Attachment Connections

For one of our design revisions, we are changing the way the grinding wheels and other attachments connect to the angle grinder. This method will accomplish two things. It will make it faster and easier to change the grinding wheels and other attachments. It will also make grinding easier because there will be no clamp nut in the middle of the grinding wheel, meaning more of the wheel can be used to grind materials.

In the current design, a backing flange is slid over the shaft coming out of the gearbox. The grinding wheel is then slid on and the clamp nut is screwed on to secure the grinding wheel in place.

In our new design, there will be two hooks that connect to loops on the back of the grinding wheel. There will be two buttons that when pressed bring the hooks closer together, allowing the grinding wheel to be put on or taken off. (See figures below for clarification) The new design will be made of aluminum.

Revisions-Top View.jpg
Revisions-Side View.jpg
Revisions.jpg

GSEE Factors

The new design for connecting attachments will address both societal and economic factors.

Global Factors:

  • This design revision will not have a significant impact on any global factors.

Societal Factors:

  • The user will be able to change attachments quicker and easier.
  • Since there will be no clamp nut on the outside of the grinding wheel, the user will have an easier time grinding materials because the entire face of the grinding wheel can be used.

Economic Factors:

  • The cost of the angle grinder and attachments will increase slightly, but is justified by the benefits this new system will provide.
  • Because this attachment method will not allow current grinding wheels and other attachments to be used, consumers must buy DeWalt attachments, thus increasing the profits made from selling this type of angle grinder.

Environmental Factors:

  • The new system will result in less waste because almost all of the material on each grinding disc will be used, instead of having some leftover amount that is disposed of each time.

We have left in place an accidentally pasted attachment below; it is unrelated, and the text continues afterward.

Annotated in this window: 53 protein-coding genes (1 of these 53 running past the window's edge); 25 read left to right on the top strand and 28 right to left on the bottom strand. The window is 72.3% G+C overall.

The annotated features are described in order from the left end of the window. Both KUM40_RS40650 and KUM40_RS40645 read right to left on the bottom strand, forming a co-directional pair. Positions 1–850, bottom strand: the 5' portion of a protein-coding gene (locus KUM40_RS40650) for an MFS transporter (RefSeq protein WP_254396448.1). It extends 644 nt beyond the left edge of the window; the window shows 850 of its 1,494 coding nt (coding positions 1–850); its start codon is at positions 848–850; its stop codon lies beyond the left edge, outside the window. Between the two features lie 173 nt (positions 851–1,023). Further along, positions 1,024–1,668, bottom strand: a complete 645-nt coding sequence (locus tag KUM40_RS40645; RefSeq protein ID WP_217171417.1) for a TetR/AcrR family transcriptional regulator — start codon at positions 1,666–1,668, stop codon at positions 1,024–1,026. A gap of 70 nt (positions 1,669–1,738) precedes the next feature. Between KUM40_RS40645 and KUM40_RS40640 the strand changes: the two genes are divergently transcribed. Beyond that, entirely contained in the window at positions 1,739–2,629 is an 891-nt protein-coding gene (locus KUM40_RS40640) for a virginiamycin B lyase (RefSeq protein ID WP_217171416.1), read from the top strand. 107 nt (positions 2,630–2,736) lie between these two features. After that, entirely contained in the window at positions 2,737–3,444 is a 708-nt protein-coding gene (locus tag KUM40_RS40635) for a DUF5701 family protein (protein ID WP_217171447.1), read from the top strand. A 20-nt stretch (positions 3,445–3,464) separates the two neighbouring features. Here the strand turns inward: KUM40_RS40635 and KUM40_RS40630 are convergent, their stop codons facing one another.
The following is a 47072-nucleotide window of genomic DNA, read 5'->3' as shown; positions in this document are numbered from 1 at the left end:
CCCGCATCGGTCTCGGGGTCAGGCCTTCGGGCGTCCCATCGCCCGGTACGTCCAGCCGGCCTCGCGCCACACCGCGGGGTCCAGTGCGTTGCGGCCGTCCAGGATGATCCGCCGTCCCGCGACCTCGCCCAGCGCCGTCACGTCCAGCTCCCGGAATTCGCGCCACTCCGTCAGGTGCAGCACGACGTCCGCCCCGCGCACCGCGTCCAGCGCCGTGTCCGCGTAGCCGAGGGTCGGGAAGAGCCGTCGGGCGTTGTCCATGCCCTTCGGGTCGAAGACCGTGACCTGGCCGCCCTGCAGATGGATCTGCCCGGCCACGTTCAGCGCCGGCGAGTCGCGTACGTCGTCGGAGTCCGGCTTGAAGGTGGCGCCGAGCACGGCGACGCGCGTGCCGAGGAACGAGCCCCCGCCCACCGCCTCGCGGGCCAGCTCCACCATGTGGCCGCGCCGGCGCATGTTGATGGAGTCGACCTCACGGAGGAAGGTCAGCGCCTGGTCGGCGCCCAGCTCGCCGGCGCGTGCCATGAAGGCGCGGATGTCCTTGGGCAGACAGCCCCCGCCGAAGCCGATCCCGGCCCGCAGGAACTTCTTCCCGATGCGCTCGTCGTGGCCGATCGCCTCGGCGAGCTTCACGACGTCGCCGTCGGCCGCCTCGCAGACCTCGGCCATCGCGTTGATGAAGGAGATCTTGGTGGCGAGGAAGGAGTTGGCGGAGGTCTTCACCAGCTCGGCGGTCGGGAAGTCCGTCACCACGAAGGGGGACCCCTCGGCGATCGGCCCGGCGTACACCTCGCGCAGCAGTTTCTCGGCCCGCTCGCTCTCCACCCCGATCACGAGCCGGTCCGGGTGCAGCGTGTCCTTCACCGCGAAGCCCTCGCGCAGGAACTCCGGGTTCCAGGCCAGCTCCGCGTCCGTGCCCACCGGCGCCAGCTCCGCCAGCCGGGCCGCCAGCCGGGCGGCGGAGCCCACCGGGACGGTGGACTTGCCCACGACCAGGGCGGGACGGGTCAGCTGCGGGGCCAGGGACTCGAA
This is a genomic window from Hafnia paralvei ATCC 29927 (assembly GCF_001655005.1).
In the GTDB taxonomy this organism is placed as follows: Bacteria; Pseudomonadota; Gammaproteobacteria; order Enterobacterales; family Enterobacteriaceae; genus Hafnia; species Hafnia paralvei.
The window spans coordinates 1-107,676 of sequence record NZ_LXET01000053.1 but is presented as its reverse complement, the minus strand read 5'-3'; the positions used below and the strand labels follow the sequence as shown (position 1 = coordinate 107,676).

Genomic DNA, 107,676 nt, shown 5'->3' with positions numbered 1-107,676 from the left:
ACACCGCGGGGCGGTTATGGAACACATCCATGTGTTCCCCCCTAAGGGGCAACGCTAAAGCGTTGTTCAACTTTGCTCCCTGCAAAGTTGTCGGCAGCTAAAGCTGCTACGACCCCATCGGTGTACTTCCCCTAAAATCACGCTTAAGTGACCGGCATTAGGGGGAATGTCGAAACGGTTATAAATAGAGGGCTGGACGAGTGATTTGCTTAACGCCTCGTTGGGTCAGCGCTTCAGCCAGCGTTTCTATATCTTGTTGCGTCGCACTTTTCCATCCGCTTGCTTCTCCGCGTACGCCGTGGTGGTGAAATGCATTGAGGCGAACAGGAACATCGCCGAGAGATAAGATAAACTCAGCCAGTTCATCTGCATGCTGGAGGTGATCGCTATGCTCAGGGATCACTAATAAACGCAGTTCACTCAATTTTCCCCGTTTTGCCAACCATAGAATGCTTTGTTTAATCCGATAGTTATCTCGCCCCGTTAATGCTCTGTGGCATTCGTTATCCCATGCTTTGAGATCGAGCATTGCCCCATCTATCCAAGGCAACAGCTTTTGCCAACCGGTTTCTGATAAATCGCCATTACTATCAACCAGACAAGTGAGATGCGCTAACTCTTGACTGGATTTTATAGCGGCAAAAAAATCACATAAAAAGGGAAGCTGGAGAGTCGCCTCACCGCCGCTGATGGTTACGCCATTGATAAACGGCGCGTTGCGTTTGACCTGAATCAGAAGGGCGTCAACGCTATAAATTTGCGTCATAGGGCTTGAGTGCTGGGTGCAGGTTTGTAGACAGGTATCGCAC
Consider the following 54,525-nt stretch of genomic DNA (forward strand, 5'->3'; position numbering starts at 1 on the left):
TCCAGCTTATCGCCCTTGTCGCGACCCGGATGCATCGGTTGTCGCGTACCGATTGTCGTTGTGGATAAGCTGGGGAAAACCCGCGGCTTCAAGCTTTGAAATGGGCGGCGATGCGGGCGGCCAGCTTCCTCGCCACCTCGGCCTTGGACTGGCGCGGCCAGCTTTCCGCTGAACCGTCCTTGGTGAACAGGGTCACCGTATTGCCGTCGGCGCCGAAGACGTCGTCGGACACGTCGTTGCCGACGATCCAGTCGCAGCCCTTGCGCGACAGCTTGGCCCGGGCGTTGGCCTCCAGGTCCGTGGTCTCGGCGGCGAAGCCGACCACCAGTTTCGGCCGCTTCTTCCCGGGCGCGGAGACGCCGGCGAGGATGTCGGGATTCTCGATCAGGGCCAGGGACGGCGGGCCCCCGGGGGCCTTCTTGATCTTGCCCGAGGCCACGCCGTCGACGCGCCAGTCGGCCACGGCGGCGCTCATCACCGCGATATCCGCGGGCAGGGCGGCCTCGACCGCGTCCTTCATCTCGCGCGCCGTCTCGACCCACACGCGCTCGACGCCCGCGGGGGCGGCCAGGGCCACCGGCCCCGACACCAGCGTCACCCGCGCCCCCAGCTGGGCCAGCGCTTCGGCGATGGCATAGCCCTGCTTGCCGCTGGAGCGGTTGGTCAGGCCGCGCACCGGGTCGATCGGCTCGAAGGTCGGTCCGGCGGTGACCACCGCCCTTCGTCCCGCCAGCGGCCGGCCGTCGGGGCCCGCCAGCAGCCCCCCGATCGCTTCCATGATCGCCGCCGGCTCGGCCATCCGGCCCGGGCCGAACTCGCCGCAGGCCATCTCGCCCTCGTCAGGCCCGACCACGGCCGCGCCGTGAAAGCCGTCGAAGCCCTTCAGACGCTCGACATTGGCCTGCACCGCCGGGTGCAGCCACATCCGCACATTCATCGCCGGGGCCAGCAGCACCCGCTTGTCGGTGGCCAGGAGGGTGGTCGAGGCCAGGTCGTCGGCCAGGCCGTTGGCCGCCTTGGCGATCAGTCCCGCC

Advantages and Disadvantages

This design revision will have several advantages for the user, which will translate into additional sales for the company:

  • The new system will allow the entire disc to be used during grinding. This reduction in waste will cut overall cost for grinding a given amount of material.
  • With the clamp nut out of the way, the user will be able to hold the grinder parallel to the surface they are grinding, increasing control and precision.
  • There will be no wear to permanent parts (namely, the clamp nut) caused by the grinding surface during regular usage.
  • The user will not have to touch any hot parts to change discs.

There are only two significant disadvantages to this redesign, both of which are offset by other factors:

  • The new design will only allow the newly designed discs to be used with our product. However, this disadvantage will be offset by DeWalt (or any manufacturer they sell the patent to) being the only suppliers of the new discs, thereby increasing market holdings in teh grinder disc industry.
  • The new discs will be slightly more expensive to make because each disc will have more grinding material (where the hole is in the current design)and it will cost money to add hook-loops to the back of each disc. We expect this cost increase to be offset by the increased longevity of each disc, effectively reducing the cost of grinding a given amount of material because each new disc will last longer than its current counterpart.

References

  • Title:1800 Mechanical Movements, Devices and Appliances Author: Gardner D. Hiscox
  • http://www.ehow.com